Many securities firms tally the number of times their analysts take company executives on the road to meet clients and use the number to help decide analysts’ annual bonuses.

At some firms, as much as one-third of analysts’ yearly pay can be tied to corporate access…

So analysts are much more incentivized to write glowing reports about companies with “buy” ratings than risk getting their access to management (and their bonuses) cut off:

“It’s a decision I have to make on my sell-rated stocks: whether I will forgo the opportunity for corporate access, which clients will explicitly pay for,” says Laura Champine, a retail analyst at Roe Equity Research. Some previous bosses at other firms told her to “just drop coverage” instead of putting out sell ratings, she says, while declining to comment on where that happened.

“When your compensation is in part based on how many meetings you set up in a given year, it’s really tough to stick to your guns,” says Eric Hollowaty, a former analyst at Stephens Inc. who covered consumer companies.

With a collection of some of the most valuable media and entertainment assets in the world that will be producing sizable royalty fees for decades to come, you wouldn’t think Disney would care all that much about where someone thinks the stock price will go over the next few quarters, but unfortunately that doesn’t seem to be the case:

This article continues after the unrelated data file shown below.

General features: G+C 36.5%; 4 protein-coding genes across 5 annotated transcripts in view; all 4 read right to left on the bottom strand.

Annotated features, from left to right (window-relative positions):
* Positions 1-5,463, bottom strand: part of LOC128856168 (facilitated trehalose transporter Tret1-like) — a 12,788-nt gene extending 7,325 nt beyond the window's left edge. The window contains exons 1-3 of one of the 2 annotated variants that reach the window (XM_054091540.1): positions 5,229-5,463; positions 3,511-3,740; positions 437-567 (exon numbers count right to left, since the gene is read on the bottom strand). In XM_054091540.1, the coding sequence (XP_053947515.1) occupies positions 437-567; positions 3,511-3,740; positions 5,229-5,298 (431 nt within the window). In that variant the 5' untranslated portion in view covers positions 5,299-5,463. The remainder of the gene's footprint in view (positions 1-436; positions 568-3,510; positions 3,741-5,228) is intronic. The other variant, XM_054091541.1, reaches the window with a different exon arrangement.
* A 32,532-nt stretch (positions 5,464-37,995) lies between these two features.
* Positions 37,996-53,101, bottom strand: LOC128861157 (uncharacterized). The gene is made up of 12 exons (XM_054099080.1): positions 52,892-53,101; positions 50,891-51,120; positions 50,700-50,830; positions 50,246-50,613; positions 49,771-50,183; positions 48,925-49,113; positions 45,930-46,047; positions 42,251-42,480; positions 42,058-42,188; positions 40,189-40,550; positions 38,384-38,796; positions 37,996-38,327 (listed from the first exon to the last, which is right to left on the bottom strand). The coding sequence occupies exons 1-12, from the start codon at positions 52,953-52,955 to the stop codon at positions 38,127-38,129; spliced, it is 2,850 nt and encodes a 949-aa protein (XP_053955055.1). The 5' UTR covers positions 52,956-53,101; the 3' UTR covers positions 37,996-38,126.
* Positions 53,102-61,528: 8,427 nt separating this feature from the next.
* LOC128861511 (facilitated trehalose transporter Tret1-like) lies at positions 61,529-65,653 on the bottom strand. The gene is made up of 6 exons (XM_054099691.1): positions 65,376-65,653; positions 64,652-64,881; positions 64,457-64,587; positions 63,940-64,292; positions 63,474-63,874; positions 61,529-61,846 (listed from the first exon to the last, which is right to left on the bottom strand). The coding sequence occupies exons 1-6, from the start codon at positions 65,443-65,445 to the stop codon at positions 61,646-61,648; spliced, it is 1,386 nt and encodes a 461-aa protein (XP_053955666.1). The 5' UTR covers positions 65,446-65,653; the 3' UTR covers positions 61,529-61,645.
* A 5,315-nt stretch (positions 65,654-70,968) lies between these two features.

Media analyst Richard Greenfield of BTIG LLC says his emails, phone calls, and a request for an investor meeting with Walt Disney Co. have gone unanswered since he issued a sell rating on the company in December 2015.

The rating went out on the same day as the world-wide release of “Star Wars: The Force Awakens.” Before then, when Mr. Greenfield had a buy rating on the stock, he was regularly invited to Disney events and once hosted a meeting between a group of investors and a Disney executive, the analyst says.

“Everything changed when we went to a sell,” says Mr. Greenfield. When Disney invited more than 50 analysts and investors to the opening of its Shanghai Disneyland resort last summer, Mr. Greenfield was left out.

Here is a clip that exemplifies how important information is to large investors (and this info is almost always short-term info that could impact the stock this quarter):

Banks and brokerages often poll large investors on the services they value most highly. Private meetings arranged by analysts are cited among the top reasons why investors steered trades through the banks and brokerages.

That decision is important because commissions from such trades are part of the lifeblood at many financial firms. Competition has intensified since the financial crisis because the pool of available commissions is shrinking from price cuts and the rise of automated trading.

Christopher King, a former Stifel Financial Corp. analyst, recalls asking Sprint Corp. for meetings with clients when he had a hold rating on the wireless telecommunications company a few years ago. He says a Sprint investor-relations officer asked why it should oblige when he didn’t have a buy rating.